Letters to the editor May 17 2018

TRANQUILITY: Lake Illawarra's glow tree by Anita Pallas. Send us your photos to letters@illawarramercury.com.au or post to our Facebook page.
TRANQUILITY: Lake Illawarra's glow tree by Anita Pallas. Send us your photos to letters@illawarramercury.com.au or post to our Facebook page.


Is there a more cowardly and childish act than that of truck drivers who harass residents of Albion Park Rail with a provocative campaign of blasting their air horns simply because Shellharbour council stopped them from parking outside the 7-Eleven garage?  What sort of men do that?

One would think that a two-minute walk from legal parking areas along the highway had health benefits for drivers who are essentially sedentary, and invariably overweight.

Then again, the CEO's of trucking companies who choose not to act when drivers are reported for doing so are just as weak, especially since the names of most companies are emblazoned across the sides of their trucks.  

Donald Tate, Albion Park Rail


In December 2013, the Council of Australian Governments (COAG) established the Energy Council.

A forum of collaboration between the Commonwealth and Minister representation from each state and territory, and New Zealand, with the aim of developing a national energy policy.

Before 2013 (the year the conservative government came to office) taxpayers paid state governments to supply electricity.  Now things have changed.

Taxpayers pay the government to remunerate board members that squeeze the public purse and boost investor’s share profit or in many cases personal income.  The whole exercise has been a conservative rort to destroy state government’s control of the energy industry.

Where once state government (public servants) reigned supreme (on government salaries) determining the price of electricity and gas we now find millionaire bankers, electricity company directors, and investment professionals in control of the consumers' dollar. The bad news is – it is not going to get better – it is going to get worse.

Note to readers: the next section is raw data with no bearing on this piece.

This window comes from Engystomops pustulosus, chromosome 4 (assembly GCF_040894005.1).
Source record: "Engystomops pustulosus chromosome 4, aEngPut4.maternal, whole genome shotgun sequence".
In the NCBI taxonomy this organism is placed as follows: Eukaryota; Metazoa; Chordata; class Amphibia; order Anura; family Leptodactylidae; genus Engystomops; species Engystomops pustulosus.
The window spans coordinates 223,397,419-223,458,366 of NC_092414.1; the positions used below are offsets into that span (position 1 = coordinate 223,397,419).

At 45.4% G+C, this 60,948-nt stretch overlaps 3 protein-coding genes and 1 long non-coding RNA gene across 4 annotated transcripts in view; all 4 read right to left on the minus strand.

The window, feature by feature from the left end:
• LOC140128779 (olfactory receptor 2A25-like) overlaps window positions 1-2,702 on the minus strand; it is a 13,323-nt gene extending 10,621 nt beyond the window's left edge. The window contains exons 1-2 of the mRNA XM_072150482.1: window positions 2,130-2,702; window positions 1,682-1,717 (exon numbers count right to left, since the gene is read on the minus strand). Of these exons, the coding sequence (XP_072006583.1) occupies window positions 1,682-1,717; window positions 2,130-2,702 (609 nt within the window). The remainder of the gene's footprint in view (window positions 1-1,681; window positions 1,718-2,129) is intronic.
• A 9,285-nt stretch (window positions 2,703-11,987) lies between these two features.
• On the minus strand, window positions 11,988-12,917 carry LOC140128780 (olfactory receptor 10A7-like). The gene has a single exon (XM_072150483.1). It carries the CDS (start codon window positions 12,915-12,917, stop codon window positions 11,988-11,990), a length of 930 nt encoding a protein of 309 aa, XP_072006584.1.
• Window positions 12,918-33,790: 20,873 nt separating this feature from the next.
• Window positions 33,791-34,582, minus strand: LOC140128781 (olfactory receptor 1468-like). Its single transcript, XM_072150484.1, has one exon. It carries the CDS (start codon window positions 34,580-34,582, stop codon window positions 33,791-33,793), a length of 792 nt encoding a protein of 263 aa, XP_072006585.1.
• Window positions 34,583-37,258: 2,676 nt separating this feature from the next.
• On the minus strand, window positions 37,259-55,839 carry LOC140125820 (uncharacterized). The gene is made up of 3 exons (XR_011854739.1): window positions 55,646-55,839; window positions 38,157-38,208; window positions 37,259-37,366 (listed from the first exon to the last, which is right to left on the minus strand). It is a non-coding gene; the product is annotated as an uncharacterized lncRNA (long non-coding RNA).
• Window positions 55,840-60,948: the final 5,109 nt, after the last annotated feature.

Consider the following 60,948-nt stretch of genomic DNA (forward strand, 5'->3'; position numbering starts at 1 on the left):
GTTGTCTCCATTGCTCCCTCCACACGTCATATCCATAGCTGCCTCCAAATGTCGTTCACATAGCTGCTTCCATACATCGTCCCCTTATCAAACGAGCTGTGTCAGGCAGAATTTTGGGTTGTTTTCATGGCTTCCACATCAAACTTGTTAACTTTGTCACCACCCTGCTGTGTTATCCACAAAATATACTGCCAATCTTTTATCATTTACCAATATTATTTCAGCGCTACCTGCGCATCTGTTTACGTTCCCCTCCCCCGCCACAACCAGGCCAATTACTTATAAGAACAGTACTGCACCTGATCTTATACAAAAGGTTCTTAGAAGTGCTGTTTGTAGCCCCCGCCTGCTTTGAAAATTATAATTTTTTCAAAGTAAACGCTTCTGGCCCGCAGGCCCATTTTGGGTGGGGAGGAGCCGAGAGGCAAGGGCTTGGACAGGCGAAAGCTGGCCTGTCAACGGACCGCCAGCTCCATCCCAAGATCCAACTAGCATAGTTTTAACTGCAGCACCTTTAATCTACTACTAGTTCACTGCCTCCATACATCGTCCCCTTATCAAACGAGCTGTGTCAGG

John Macleod,  Berry


The Liberal Party have published a list of “key achievements”. They begin by telling us that “403,100 more jobs were created in 2017”.

Aside from using the seasonally adjusted figure rather than the more commonly used trend estimate (393,400), they left out the part that says “The number of unemployed persons was largely unchanged, increasing by 100”.

Then, small business tax cuts “for 3.2 million businesses employing 6.7 million Australians.” Firstly, according to the ABS, at the end of 2016-17, there were 2,238,299 actively trading businesses in Australia in total, not 3.2 million, and they aren’t all small businesses as they imply.

Secondly, 61.2% of all small businesses don’t employ anyone else. Of those who do have employees, 70.1% employ between one and four people.  Small business tax cuts might sound nice but they do little to boost employment.

The next ‘achievement‘ on the list was the instant asset write-off “used last year by 300,000 small businesses to invest in new equipment and machinery.”

According to Treasury data, in the first year of the scheme, 99,000 businesses took advantage of the write-offs, claiming a total of $415 million, up from the $165 million claimed in write-offs before the scheme was introduced. Aside from 300,000 being a fabrication, if it is such a good idea, why are they scrapping it on 1 July this year?

Don Kelly, Kanahooka



The private health sector is all about profit. Its common knowledge that healthcare workers are paid less than in the public sector.

_ Devado


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